“The heart that loves Allah,
loves being exhausted and exerting itself for Allah;
surely, Allah’s love is not acquired through comfort!”
– Ibn Rajab, Majmoo’ ar-Rasaa’il
Many of us have really picked up the pace as we’re inching closer towards end of Ramadhan. But in that effort, perhaps many of us have also started to feel really tired and exhausted and struggling to keep up.
To the one who is struggling to read another page of the Qur’an, or forcing yourself to pray Taraweeh for one more night, or struggling to wake up to pray that extra raka’ats of Tahajjud, or whatever good deed that you’ve been striving to do – I ask you to turn your hearts to Allah SWT and say a heartfelt ‘Alhamdulillah’.
Alhamdulillah that our limbs and bodies are tired from fasting, from praying, from reciting the Qur’an and dhikr. Alhamdulillah that your very essence is exhausted from those charity work, or from those house chores that nobody wants to do. Alhamdulillah that some return to their beds for the night exhausted from misdeeds, but you return to your bed exhausted from good deeds with anticipation to do better tomorrow. Alhamdulillah that Allah SWT has enabled you to do all these things because there is no greater satisfaction than being exhausted from working for the sake of Allah.
It’s an indication of Iman to keep on striving these last few days and nights of Ramadhan.
If you have been doing well, then do well and do better.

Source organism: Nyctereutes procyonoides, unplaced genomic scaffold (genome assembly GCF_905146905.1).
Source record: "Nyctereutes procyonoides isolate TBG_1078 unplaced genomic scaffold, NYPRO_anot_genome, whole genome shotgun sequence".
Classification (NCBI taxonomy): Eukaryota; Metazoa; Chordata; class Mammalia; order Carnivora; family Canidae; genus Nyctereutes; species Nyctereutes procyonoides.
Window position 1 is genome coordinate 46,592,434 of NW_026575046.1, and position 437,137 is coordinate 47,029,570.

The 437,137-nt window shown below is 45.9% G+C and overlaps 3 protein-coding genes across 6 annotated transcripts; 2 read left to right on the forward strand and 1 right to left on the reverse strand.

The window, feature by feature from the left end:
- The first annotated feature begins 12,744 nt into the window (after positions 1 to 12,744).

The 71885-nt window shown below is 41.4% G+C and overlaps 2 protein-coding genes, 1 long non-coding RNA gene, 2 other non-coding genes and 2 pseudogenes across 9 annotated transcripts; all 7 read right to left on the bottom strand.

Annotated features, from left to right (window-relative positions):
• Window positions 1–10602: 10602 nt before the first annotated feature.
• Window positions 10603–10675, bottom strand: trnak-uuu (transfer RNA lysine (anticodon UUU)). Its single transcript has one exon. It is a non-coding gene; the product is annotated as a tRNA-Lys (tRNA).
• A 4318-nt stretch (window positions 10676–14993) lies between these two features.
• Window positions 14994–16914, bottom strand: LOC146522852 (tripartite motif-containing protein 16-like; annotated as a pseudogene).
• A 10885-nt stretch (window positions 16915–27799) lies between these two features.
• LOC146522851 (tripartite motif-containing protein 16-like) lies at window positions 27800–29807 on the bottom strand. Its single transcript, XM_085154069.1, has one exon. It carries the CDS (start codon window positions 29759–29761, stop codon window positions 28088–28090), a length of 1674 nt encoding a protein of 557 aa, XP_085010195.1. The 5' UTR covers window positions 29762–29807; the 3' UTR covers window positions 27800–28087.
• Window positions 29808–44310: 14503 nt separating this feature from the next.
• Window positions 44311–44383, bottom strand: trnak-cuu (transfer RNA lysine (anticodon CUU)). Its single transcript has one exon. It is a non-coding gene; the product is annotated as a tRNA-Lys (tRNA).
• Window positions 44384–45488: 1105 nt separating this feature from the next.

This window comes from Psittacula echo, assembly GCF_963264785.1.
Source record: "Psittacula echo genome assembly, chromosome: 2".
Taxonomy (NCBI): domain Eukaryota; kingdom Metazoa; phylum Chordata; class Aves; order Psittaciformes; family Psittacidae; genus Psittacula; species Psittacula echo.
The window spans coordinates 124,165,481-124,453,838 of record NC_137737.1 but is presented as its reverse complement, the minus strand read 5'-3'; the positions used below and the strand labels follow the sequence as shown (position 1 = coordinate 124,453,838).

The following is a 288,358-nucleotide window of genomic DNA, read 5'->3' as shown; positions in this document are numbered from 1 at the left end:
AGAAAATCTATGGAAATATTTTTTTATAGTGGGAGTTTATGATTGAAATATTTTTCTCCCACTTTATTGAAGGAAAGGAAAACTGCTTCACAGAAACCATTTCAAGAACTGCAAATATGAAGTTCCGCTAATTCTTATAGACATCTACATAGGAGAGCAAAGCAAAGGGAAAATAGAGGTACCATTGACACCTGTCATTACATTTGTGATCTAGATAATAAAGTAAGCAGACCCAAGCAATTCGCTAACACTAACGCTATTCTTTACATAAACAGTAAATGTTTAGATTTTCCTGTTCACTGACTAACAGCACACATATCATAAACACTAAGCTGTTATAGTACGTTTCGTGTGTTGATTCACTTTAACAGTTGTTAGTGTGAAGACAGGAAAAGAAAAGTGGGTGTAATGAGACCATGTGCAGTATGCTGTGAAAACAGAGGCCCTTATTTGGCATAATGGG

If you haven’t had a chance to pray taraweeh at the masjid, then pray at home.
If you haven’t had a chance of a private moment due to obligations, then wake up earlier before your suhoor and have that moment of privacy with your Rabb.
The point is: Keep on working, keep on going.
May Allah SWT grant us physical and spiritual strength to keep on going until end of Ramadhan, and then beyond.
May Allah SWT accept all our good deeds and enable us to do more, for indeed we could not have done any single one of them without His help.
And may Allah SWT forgive all of our sins, for indeed we would be utterly destroyed if there’s even one single sin left unforgiven.
“Perhaps one hour of neglect may destroy a year worth of pious effort.”
– Ibn Hazm (rahimahullah)
Al-Akhlaq wa-Siyar, pg14
Taqabbal Allahu minna wa minkum! ❤
May Allah reward us with the gift of taqwa,
And may we all emerge from Ramadhan cleansed of our sins and our hearts healed.
Indeed, all good things come to an end except Jannah. And the pursuit of Jannah doesn’t end in Ramadhan. Allah s.w.t. says: “And worship your Rabb until there comes to you the certainty (i.e. death).” [Al-Hijr 15:99]